Pervez Hoodbhoy's attack on Musharraf repeats the usual liberal pieties. Musharraf is not perfect, but a democratically elected leader may well be worseby Emran Mian / December 16, 2006 / Leave a comment
Pervez Hoodbhoy’s critique of General Pervez Musharraf as a leader and as an author, in last month’s Prospect, is depressingly familiar. Of course we wish that Pakistan was a more liberal and democratic society. Of course it faces massive social and economic problems. But simply repeating the same liberal pieties about instituting democracy and strengthening civil society won’t change the situation. Musharraf, on the other hand, just might.
If Musharraf’s memoir, the subject of Hoodbhoy’s review, is to be believed, Musharraf may be the most liberal leader that Pakistan has ever had. That is a strange thing to say of a general who came to power through an armed coup, but the book provides ample evidence of the direction that Musharraf wants to take.
The most striking chapter is about women’s rights in Pakistan. Musharraf cites the case of Mukhtaran Mai, a victim of “honour rape” who now runs schools and a crisis centre. It is unusual for a Pakistani politician to acknowledge, let alone condemn, this custom. Musharraf, quite rightly, didn’t intervene in the legal proceedings at the time, but in the book explains that he sent her money to support her cause when he first heard about the case, and that his government has since spent around £150,000 improving facilities for women in her village.
There are certainly massive problems for women in Pakistan. Human rights activists suggest that a woman is raped in Pakistan every two hours. As Hoodbhoy points out, Musharraf’s government recently failed to enact a revision of the rape laws, which would make the burden of proof placed on the prosecution more realistic (a successful rape prosecution currently requires four male witnesses to the act). However, that climbdown came in the face of intense political opposition—the uncomfortable reality is that it was democracy that prevented the reform, not the dictator. Yet Musharraf has persisted, and on 15th November—after Hoodbhoy’s piece was written—the government succeeded in getting a revision through the lower house (the upper house is yet to consider the proposal). To offer just a flavour of the criticism of the new law, the leader of Pakistan’s largest coalition of religious parties, a major force in the legislature, has suggested that the changes will turn Pakistan “into a free sex society.”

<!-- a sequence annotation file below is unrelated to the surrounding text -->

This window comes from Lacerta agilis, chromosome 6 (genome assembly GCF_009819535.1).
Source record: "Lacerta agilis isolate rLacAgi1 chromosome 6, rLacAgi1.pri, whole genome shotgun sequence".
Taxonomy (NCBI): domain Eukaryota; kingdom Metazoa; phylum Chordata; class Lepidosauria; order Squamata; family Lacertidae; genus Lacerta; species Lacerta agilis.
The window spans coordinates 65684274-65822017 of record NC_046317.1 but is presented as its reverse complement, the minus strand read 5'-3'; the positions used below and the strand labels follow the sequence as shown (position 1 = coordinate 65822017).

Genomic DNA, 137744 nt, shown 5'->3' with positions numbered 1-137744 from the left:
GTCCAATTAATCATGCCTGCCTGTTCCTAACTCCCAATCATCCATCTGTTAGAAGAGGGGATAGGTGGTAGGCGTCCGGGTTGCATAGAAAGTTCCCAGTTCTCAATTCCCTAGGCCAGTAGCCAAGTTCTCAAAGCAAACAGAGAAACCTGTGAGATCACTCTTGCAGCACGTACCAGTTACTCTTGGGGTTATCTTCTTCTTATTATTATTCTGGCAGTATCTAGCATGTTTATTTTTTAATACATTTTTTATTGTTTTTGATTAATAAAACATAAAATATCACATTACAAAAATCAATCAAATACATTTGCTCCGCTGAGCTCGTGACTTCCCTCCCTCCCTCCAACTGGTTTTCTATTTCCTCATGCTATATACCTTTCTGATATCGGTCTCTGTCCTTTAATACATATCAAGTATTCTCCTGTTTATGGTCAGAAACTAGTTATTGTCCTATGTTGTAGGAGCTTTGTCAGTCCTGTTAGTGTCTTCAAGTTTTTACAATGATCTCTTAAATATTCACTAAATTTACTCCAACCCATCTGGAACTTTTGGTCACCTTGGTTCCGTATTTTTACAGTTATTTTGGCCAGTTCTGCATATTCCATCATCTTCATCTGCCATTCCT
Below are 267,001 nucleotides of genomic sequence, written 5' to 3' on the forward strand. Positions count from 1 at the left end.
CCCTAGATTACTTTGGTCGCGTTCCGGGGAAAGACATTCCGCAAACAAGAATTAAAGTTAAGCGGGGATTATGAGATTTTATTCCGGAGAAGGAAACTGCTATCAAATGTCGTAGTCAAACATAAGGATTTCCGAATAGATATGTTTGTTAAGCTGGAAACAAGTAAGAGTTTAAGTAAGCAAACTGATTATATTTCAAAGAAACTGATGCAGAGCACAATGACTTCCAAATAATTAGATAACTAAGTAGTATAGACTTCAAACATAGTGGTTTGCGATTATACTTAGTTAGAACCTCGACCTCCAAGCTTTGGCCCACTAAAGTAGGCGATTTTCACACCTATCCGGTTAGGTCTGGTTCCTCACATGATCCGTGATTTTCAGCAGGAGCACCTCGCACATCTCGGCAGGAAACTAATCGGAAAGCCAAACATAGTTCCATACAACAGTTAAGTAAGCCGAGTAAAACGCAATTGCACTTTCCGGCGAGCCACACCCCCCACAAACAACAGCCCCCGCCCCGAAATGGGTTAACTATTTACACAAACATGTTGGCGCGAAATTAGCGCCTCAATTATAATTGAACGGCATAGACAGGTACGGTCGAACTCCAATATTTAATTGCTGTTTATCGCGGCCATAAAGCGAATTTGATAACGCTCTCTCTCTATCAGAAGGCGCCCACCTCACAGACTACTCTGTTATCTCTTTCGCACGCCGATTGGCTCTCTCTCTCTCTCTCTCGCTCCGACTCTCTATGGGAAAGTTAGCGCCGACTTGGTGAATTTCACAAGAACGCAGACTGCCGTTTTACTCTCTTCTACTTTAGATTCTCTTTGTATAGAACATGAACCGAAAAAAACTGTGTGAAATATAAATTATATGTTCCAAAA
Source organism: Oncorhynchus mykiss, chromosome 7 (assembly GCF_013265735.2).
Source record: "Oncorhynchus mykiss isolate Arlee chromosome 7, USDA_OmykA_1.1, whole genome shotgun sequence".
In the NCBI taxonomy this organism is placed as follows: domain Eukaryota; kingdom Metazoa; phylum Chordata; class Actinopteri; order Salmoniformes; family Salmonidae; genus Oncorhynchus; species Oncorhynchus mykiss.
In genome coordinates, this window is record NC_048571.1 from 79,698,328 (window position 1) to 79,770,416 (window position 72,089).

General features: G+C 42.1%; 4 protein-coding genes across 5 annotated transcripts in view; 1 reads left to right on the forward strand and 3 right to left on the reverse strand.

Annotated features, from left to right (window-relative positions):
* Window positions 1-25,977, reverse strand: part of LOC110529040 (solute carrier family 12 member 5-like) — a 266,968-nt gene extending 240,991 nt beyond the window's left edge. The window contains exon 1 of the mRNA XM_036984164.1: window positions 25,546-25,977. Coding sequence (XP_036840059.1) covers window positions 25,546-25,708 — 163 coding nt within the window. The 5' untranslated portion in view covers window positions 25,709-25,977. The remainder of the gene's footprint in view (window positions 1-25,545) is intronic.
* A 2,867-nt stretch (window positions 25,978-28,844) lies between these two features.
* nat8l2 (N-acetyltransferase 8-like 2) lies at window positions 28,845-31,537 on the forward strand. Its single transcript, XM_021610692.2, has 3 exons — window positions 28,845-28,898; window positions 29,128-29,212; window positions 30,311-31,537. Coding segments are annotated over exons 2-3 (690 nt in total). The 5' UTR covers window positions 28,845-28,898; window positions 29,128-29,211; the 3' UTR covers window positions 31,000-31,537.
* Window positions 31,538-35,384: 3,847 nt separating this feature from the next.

In another key part of his book, Musharraf describes having to watch a lashing during the period of martial law imposed under his predecessor, Zia ul-Haq. General Zia pandered to the Islamists to shore up political support and, even now, there may be a majority in Pakistan who would support the reintroduction of such punishments—during times of instability, citizens often unleash their frustrations on criminals. However, on reading Musharraf’s lurid account of the lashing, you feel confident that he would never institute such a change, regardless of the political benefits.
We have further evidence of his stance on sentencing from the recent case of Mirza Tahir Hussain, a Briton sentenced to death by a Sharia court, whose case was pressed by Prince Charles during his recent visit to Pakistan. The general listened; on 16th November Hussain’s sentence was commuted to life imprisonment, and a day later he was freed. Again, Musharraf’s instinct was to make the liberal choice in the teeth of opposition from the religious right.